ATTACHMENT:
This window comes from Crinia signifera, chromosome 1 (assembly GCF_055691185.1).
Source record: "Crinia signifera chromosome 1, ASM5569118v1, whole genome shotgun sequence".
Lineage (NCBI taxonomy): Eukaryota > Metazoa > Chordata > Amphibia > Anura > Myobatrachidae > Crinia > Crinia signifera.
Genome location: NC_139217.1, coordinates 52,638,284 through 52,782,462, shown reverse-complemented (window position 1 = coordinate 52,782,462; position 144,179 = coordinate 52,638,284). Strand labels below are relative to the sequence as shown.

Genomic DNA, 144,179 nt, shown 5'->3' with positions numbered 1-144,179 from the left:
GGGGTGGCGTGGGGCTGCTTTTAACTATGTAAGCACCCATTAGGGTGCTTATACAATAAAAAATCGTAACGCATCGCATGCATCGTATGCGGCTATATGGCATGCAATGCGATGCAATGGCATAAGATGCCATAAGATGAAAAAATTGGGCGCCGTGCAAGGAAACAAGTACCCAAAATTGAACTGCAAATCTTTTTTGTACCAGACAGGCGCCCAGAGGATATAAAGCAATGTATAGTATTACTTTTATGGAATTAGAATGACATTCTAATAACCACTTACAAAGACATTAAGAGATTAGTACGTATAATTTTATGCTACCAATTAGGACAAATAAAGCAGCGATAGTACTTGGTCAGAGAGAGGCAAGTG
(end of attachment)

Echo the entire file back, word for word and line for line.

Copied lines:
This window comes from Crinia signifera, chromosome 1 (assembly GCF_055691185.1).
Source record: "Crinia signifera chromosome 1, ASM5569118v1, whole genome shotgun sequence".
Lineage (NCBI taxonomy): Eukaryota > Metazoa > Chordata > Amphibia > Anura > Myobatrachidae > Crinia > Crinia signifera.
Genome location: NC_139217.1, coordinates 52,638,284 through 52,782,462, shown reverse-complemented (window position 1 = coordinate 52,782,462; position 144,179 = coordinate 52,638,284). Strand labels below are relative to the sequence as shown.

Genomic DNA, 144,179 nt, shown 5'->3' with positions numbered 1-144,179 from the left:
GGGGTGGCGTGGGGCTGCTTTTAACTATGTAAGCACCCATTAGGGTGCTTATACAATAAAAAATCGTAACGCATCGCATGCATCGTATGCGGCTATATGGCATGCAATGCGATGCAATGGCATAAGATGCCATAAGATGAAAAAATTGGGCGCCGTGCAAGGAAACAAGTACCCAAAATTGAACTGCAAATCTTTTTTGTACCAGACAGGCGCCCAGAGGATATAAAGCAATGTATAGTATTACTTTTATGGAATTAGAATGACATTCTAATAACCACTTACAAAGACATTAAGAGATTAGTACGTATAATTTTATGCTACCAATTAGGACAAATAAAGCAGCGATAGTACTTGGTCAGAGAGAGGCAAGTG